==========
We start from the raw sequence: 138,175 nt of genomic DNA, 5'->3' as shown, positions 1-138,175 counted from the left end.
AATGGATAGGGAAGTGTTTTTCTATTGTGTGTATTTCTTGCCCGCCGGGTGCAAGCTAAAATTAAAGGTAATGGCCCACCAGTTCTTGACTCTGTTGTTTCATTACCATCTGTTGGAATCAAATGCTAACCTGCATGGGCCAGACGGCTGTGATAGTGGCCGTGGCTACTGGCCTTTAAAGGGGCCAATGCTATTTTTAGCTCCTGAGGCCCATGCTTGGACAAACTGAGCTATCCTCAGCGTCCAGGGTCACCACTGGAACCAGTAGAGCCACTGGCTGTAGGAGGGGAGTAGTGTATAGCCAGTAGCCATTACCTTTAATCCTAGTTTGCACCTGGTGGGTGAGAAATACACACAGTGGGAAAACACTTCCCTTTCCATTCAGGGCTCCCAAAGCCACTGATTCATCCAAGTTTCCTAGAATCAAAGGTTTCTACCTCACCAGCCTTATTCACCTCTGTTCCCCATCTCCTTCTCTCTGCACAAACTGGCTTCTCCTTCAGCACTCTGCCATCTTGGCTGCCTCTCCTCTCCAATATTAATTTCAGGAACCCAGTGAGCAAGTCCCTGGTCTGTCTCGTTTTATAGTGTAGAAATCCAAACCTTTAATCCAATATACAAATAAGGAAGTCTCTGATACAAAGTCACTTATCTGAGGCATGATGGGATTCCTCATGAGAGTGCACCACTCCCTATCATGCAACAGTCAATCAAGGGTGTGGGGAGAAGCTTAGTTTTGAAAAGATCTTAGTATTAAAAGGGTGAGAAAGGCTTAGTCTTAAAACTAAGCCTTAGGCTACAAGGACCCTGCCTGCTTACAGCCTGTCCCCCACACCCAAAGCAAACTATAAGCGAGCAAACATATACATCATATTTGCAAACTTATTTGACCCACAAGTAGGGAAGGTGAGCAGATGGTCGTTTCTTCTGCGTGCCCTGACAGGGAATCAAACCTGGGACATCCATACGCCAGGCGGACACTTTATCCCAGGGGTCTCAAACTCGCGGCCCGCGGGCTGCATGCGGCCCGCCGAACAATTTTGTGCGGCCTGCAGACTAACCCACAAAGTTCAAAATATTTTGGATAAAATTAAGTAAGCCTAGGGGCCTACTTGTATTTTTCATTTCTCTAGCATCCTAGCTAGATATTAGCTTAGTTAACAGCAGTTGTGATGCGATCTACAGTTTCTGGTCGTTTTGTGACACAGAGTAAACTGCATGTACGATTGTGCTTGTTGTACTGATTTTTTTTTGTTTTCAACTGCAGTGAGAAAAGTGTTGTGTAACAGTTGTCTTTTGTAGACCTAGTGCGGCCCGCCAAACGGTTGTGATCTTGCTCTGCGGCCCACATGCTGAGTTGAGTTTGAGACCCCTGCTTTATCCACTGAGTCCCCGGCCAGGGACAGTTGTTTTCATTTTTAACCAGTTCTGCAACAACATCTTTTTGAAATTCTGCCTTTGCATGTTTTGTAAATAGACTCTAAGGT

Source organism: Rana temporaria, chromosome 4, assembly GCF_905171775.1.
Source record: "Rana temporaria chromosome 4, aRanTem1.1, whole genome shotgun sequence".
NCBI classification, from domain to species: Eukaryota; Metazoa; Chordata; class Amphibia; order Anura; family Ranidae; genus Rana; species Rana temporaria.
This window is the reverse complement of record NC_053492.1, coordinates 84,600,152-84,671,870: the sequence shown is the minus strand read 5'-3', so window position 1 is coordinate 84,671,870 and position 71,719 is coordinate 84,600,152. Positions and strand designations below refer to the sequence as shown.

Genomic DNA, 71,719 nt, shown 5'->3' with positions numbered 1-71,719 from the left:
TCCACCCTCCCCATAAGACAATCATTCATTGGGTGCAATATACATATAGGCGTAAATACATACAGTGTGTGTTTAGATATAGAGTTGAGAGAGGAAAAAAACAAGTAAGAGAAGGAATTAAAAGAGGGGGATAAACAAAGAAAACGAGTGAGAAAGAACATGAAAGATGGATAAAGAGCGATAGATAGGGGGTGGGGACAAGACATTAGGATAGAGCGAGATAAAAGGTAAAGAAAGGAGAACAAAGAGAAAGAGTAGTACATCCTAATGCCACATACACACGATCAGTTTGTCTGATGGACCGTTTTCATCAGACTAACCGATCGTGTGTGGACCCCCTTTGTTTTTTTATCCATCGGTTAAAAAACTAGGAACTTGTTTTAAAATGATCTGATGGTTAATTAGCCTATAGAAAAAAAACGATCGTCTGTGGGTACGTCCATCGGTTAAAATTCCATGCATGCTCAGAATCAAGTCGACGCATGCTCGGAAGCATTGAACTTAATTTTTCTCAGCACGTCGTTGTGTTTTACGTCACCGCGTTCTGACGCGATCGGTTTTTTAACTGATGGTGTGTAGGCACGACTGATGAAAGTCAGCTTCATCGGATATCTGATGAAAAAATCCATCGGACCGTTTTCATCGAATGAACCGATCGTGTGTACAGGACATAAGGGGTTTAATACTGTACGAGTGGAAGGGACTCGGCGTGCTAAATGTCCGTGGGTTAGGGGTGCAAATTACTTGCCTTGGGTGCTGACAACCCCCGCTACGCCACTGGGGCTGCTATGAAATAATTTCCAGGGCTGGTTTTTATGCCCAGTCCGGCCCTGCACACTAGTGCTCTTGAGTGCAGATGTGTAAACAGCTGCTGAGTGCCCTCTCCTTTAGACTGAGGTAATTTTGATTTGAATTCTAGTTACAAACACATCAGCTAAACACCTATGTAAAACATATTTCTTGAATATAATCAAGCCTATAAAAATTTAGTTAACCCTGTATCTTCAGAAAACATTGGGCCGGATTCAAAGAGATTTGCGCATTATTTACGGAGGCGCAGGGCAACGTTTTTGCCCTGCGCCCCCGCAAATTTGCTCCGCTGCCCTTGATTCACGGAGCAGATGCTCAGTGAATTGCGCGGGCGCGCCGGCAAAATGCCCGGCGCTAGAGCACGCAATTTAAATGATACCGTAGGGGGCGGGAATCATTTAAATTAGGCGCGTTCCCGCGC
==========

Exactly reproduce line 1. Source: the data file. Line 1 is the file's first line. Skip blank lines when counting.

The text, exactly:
We start from the raw sequence: 138,175 nt of genomic DNA, 5'->3' as shown, positions 1-138,175 counted from the left end.